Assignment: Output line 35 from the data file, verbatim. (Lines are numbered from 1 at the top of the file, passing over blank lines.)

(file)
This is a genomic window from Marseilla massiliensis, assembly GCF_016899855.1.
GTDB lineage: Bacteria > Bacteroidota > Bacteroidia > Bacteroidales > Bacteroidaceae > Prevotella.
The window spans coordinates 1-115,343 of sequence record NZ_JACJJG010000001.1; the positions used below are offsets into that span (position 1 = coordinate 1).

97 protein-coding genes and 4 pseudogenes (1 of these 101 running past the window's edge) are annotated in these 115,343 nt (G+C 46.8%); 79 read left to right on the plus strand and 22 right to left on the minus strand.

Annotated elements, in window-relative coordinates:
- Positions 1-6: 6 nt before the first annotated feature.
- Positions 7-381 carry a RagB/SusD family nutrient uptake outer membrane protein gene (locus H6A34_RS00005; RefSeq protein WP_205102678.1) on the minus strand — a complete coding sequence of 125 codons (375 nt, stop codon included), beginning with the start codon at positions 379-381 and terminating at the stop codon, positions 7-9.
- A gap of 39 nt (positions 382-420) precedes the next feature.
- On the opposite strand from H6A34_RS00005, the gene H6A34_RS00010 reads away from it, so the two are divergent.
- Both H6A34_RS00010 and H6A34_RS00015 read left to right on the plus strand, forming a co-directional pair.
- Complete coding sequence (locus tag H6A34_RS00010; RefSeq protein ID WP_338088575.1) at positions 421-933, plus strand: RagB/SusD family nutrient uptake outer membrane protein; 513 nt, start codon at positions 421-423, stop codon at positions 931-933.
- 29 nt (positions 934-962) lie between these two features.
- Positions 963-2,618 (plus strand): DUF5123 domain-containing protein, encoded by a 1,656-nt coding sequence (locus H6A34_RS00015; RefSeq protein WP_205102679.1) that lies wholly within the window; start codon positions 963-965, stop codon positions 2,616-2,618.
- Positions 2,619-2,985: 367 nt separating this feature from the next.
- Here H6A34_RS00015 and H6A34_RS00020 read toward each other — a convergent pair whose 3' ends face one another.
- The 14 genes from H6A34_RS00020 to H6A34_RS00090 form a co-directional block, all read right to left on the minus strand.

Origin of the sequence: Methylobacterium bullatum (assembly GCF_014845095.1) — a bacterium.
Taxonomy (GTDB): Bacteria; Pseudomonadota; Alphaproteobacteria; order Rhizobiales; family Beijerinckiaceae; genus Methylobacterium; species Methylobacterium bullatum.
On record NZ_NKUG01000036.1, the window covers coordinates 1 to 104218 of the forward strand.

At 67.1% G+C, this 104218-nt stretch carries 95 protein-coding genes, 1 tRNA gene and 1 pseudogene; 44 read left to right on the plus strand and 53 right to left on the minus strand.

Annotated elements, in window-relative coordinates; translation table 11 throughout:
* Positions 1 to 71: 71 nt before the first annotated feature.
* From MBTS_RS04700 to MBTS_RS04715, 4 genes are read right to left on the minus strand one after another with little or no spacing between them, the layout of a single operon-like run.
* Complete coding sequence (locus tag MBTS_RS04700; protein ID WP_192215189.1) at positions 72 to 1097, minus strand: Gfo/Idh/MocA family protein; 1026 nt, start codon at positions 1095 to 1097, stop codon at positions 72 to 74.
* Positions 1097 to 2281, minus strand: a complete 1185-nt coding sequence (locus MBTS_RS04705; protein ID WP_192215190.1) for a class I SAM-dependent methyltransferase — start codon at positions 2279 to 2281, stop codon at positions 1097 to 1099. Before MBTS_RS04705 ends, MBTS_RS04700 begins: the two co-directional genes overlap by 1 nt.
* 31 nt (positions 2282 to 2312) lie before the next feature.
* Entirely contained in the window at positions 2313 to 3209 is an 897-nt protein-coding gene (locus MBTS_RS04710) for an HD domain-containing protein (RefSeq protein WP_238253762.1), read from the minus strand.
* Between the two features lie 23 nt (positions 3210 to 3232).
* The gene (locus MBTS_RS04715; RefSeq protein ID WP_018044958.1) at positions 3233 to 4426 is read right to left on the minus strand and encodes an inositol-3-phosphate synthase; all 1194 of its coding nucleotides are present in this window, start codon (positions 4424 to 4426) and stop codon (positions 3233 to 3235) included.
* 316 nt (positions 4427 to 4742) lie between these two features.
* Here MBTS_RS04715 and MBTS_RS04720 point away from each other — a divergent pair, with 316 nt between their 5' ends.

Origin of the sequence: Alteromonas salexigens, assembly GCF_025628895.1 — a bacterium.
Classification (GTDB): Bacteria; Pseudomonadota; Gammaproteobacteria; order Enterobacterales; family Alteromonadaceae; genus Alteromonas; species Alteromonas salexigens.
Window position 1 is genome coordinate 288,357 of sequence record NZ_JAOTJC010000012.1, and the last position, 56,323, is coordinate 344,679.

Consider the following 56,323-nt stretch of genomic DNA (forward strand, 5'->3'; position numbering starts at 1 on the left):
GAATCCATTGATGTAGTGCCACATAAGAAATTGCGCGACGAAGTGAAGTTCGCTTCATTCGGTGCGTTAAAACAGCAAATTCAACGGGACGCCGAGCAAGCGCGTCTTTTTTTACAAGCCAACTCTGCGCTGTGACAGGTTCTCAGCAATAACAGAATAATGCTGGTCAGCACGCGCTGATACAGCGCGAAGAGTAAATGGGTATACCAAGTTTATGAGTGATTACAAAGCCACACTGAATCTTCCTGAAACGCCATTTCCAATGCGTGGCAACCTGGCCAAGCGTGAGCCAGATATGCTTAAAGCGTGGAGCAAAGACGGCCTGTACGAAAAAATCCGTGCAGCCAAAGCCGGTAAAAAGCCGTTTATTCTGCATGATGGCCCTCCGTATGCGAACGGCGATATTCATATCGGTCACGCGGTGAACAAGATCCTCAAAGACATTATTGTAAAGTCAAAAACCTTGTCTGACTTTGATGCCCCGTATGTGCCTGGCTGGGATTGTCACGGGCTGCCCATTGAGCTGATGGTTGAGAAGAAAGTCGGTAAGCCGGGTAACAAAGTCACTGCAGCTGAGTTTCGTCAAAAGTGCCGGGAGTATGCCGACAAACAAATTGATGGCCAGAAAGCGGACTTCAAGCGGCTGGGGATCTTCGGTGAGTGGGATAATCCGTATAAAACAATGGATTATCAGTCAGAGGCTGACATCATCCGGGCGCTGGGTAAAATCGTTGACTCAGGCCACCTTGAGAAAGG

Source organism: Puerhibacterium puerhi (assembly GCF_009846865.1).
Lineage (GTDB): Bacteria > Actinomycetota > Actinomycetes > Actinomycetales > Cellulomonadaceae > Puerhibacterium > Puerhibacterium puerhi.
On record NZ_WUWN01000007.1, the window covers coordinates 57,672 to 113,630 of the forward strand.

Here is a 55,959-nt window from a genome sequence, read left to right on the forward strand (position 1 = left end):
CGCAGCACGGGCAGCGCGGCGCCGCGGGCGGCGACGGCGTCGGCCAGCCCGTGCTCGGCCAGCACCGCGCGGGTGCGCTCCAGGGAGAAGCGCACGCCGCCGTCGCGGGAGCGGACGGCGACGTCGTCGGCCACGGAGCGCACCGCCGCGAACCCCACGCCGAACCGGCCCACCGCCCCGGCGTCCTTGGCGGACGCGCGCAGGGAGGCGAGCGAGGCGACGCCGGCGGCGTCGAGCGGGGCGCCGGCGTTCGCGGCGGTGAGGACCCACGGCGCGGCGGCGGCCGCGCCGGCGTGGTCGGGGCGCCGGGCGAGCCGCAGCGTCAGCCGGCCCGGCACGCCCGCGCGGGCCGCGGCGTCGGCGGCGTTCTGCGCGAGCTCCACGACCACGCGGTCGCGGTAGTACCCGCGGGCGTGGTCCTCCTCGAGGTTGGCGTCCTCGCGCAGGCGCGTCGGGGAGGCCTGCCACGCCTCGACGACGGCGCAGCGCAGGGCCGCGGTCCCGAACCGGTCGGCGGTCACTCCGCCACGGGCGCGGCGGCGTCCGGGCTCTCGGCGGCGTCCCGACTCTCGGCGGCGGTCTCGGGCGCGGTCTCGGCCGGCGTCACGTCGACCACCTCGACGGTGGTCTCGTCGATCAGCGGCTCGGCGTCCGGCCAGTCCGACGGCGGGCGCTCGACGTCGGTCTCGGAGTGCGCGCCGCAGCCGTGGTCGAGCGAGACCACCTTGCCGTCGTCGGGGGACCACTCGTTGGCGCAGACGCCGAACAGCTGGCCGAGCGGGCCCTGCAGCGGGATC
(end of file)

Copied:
Consider the following 56,323-nt stretch of genomic DNA (forward strand, 5'->3'; position numbering starts at 1 on the left):